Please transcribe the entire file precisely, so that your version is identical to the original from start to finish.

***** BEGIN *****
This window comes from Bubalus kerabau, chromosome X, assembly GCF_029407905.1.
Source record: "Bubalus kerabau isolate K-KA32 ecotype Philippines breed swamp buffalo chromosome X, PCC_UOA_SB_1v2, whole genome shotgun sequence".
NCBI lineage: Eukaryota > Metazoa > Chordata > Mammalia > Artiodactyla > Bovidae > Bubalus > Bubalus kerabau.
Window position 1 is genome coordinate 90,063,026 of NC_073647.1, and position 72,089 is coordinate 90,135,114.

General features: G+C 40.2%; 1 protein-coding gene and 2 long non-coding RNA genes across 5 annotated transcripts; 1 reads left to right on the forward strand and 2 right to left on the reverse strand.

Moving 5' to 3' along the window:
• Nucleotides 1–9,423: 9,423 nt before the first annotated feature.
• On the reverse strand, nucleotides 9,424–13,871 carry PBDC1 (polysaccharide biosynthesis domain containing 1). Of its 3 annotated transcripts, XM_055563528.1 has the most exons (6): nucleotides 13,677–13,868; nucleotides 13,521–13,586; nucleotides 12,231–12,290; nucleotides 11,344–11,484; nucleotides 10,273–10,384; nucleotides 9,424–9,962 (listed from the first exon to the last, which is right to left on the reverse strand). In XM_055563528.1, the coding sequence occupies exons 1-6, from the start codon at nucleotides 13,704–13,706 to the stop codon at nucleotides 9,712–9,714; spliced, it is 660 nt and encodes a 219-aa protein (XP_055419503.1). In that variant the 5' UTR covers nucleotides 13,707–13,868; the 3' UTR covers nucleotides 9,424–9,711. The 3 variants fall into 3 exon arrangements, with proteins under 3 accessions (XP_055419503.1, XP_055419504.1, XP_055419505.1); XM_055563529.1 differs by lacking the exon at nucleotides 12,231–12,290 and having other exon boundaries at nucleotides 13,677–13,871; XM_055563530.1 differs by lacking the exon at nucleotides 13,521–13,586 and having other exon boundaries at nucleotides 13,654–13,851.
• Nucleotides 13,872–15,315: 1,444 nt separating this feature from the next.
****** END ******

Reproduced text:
This window comes from Bubalus kerabau, chromosome X, assembly GCF_029407905.1.
Source record: "Bubalus kerabau isolate K-KA32 ecotype Philippines breed swamp buffalo chromosome X, PCC_UOA_SB_1v2, whole genome shotgun sequence".
NCBI lineage: Eukaryota > Metazoa > Chordata > Mammalia > Artiodactyla > Bovidae > Bubalus > Bubalus kerabau.
Window position 1 is genome coordinate 90,063,026 of NC_073647.1, and position 72,089 is coordinate 90,135,114.

General features: G+C 40.2%; 1 protein-coding gene and 2 long non-coding RNA genes across 5 annotated transcripts; 1 reads left to right on the forward strand and 2 right to left on the reverse strand.

Moving 5' to 3' along the window:
• Nucleotides 1–9,423: 9,423 nt before the first annotated feature.
• On the reverse strand, nucleotides 9,424–13,871 carry PBDC1 (polysaccharide biosynthesis domain containing 1). Of its 3 annotated transcripts, XM_055563528.1 has the most exons (6): nucleotides 13,677–13,868; nucleotides 13,521–13,586; nucleotides 12,231–12,290; nucleotides 11,344–11,484; nucleotides 10,273–10,384; nucleotides 9,424–9,962 (listed from the first exon to the last, which is right to left on the reverse strand). In XM_055563528.1, the coding sequence occupies exons 1-6, from the start codon at nucleotides 13,704–13,706 to the stop codon at nucleotides 9,712–9,714; spliced, it is 660 nt and encodes a 219-aa protein (XP_055419503.1). In that variant the 5' UTR covers nucleotides 13,707–13,868; the 3' UTR covers nucleotides 9,424–9,711. The 3 variants fall into 3 exon arrangements, with proteins under 3 accessions (XP_055419503.1, XP_055419504.1, XP_055419505.1); XM_055563529.1 differs by lacking the exon at nucleotides 12,231–12,290 and having other exon boundaries at nucleotides 13,677–13,871; XM_055563530.1 differs by lacking the exon at nucleotides 13,521–13,586 and having other exon boundaries at nucleotides 13,654–13,851.
• Nucleotides 13,872–15,315: 1,444 nt separating this feature from the next.